Social Anxiousness, Community and Big Churches

Social Anxiousness, Community and Big Churches

The idea for this post was the result of the Young Adults Weekend Away with my church. A whole weekend of spending time with people my age.

The problem was I knew very few young adults in my church. Plus everybody was in clusters (our version of small group communities). The thought of trying to join ready-made friendship groups made the weekend one big, socially anxious, disaster waiting to happen.

I love my church. I love the teaching and worship and focus on doing good things. But as someone who prefers to close people out, I have found the community emphasis really difficult. It’s not just about meeting midweek and doing a bible study. Here, the midweek communities are about fostering friendships, supporting each other and then doing outreach as a group. That requires openness and confidence, neither of which I’m very good at.

The problem isn’t that I’m introverted, though I would love to blame that part of my personality. It is that I have mucked up by doing or saying the wrong thing socially so often, I don’t trust myself with new people. I would much rather watch from the sidelines, cradling a fruit tea in my hands. Or at least until someone spots the anxious tea-hugger in the corner and says hi to me.

In any church, being a socially awkward tea-hugger is not great. In a big church, it spells disaster for fitting in. No one knows everyone so 95% of the congregation won’t know you are new. Everyone has friends already, and often strong friendships, so won’t think to reach out to new people when talking during coffee time. Even when you do become part of a small group, it still takes time to meet people outside of that group.

Can churches, particularly big churches, do anything to make life easier for the anxious tea hugger? Aside from having an easy access welcome point and getting newcomers into small groups ASAP, probably not. It is the people like me who need to make the change.

The Saturday evening of the weekend away was when I realised this. I had gone up for prayer because of my general anxiousness over meeting new people. Phoebe offered to pray for me. Everything she said about knowing I had a great cluster (I’m in a non-young adults cluster), needing to accept community’s support, that I was loved regardless, was totally on point. Then, after I’d stopped crying (I’m such an awful cryer when being prayed for. Snot everywhere!), she invited me to her lodge for cake and wine. I said yes (eventually) and it was the best decision of the weekend. I was welcomed and made to feel comfortable (as much as I allowed myself to be).

I had a glimpse of what community could really look like. The shocking part was that I liked what I saw. People who cared for and loved each other, as genuine sisters and brothers in Christ.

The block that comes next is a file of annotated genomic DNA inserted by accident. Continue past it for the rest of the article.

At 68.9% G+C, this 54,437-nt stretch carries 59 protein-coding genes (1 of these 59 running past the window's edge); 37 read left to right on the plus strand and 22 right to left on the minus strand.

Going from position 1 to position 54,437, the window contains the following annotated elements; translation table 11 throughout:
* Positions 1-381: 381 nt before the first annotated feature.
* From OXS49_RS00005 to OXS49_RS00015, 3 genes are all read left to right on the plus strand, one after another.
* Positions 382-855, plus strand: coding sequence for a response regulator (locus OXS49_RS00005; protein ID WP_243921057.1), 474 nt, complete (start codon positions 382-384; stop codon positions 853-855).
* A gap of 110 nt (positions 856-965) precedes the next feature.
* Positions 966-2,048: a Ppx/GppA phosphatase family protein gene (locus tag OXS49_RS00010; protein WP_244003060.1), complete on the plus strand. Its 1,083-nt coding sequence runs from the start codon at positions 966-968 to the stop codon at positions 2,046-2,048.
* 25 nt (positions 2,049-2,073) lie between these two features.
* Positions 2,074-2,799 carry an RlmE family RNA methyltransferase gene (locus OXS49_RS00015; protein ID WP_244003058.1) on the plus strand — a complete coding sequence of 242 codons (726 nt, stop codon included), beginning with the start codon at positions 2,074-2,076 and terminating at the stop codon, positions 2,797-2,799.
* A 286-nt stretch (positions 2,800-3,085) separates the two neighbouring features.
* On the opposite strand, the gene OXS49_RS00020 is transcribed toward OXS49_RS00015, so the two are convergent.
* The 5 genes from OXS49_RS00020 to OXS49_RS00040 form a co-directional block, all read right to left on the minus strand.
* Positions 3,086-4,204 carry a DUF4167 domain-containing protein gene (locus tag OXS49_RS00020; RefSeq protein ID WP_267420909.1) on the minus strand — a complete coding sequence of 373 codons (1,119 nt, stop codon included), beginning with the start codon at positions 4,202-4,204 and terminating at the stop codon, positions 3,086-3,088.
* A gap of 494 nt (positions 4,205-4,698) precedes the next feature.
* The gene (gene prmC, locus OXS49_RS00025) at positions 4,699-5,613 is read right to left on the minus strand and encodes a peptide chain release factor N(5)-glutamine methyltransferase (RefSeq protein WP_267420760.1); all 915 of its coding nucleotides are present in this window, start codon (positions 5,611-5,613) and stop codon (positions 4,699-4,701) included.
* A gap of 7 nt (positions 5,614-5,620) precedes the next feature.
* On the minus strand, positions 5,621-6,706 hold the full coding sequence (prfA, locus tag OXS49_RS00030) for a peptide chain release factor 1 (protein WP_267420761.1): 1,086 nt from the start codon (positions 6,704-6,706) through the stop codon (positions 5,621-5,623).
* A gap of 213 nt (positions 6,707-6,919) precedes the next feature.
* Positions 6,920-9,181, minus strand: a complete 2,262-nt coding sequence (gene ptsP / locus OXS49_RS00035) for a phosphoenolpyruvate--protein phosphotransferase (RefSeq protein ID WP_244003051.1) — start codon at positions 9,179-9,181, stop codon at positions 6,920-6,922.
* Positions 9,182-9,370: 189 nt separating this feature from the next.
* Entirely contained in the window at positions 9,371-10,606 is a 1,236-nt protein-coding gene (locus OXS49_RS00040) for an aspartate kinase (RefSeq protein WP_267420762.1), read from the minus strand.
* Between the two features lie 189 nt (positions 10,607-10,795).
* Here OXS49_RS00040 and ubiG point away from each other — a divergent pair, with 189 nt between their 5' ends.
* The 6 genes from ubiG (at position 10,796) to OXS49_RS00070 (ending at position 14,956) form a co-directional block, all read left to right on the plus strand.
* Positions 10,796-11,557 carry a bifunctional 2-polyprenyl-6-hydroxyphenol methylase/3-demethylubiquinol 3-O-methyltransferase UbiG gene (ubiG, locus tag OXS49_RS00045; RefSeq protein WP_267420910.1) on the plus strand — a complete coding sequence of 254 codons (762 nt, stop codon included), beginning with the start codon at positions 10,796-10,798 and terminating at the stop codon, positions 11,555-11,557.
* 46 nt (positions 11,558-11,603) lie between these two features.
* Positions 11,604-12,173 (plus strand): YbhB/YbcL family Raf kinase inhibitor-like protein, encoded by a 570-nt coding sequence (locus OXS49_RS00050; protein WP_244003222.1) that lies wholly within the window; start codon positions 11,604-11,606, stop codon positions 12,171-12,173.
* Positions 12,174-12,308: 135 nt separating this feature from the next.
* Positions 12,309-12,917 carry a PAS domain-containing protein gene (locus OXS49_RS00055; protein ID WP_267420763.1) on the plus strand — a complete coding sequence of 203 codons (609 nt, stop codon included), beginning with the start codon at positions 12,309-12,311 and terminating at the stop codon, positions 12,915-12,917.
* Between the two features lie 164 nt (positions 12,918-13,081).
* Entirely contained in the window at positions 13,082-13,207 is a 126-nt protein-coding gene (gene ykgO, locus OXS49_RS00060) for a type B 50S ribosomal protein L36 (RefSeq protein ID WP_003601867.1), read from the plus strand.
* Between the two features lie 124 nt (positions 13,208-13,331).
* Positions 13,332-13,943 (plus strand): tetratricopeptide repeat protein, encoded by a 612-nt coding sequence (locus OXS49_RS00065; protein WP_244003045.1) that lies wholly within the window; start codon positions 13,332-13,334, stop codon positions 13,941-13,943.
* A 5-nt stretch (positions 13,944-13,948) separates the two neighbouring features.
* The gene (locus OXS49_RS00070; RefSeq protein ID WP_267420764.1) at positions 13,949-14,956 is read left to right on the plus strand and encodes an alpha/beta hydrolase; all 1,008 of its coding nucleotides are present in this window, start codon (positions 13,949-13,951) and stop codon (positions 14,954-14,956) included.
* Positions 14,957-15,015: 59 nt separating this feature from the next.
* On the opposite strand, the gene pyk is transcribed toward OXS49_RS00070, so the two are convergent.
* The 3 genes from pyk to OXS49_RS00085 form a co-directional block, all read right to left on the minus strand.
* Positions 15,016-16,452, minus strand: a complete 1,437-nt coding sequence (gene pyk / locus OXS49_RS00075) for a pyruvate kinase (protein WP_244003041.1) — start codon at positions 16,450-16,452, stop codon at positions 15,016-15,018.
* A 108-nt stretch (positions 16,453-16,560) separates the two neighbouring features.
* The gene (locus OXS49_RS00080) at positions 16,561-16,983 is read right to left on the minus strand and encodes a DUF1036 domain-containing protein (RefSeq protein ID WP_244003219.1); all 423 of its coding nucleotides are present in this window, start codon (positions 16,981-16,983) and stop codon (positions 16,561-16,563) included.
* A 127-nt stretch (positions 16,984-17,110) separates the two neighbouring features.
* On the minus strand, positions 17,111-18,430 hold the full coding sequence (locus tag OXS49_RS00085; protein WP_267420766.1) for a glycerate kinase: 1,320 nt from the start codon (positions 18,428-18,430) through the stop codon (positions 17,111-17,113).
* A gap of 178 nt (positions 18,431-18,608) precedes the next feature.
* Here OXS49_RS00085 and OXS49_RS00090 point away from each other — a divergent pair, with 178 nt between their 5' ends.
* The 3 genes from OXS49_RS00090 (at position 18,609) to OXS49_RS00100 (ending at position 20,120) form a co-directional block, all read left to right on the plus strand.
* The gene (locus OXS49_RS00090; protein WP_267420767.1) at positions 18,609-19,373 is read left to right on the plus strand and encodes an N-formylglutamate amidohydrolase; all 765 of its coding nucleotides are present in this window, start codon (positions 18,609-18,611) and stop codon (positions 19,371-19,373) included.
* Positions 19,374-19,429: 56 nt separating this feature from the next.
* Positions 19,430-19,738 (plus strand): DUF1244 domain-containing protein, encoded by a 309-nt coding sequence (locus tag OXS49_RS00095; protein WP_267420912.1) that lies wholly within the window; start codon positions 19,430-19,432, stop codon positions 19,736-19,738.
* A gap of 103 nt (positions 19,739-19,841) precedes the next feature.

I wanted to be part of it. I saw what community could look like and I craved it.

2 months later

I’m still a work in progress. Let’s not lie about this. I have made some progress. I’m a lot closer to my cell and cluster, to the point that I felt able to discuss both my love life and potential jobs with them. My one close friend in Young Adults has informed me that I have to have a sofa bed wherever I move to because she WILL be visiting me. It seems that I’m starting to be part of the community that I realised I was craving.

Even more amazing, I asked one of the girls I met on the weekend away if she wanted to grab a drink sometime. I actually ended up having dinner round at hers and spending hours discussing everything from what books we read through to being gluten free and other food lifestyles (it is me so food was bound to come up).

The biggest achievement of these past two months is how much I’ve noticed my social-anxious-awkwardness come down. Yes, now we only have morning services, and therefore a new congregation to navigate, I do hunt out my cell group to sit with them. After all, there is safety in numbers… and I don’t have to introduce myself to someone new again. But now, when I do stay for tea after the service, I recognise people. I can smile at them without feeling weird. I might even say hi to someone I’ve only spoken to briefly twice. 

The anxious tea hugger is still inside me. Only now she has to compete with this other girl, who craves community, doesn’t want to shut people out and is learning how to smile from the inside. Walking into church each Sunday is still an internal battle over whether I stay afterwards or not. The only difference is that I’ve changed my allegiance to the girl who wants community, not the girl who lets being anxious block out people.

Pancakes for Breakfast
Final breakfast of the Young Adults Weekend Away was pancakes with all the toppings!

 

The post Social Anxiousness, Community and Big Churches first appeared on CounterCultural. CounterCouture.

SaveSave

One Response to Social Anxiousness, Community and Big Churches

Leave a reply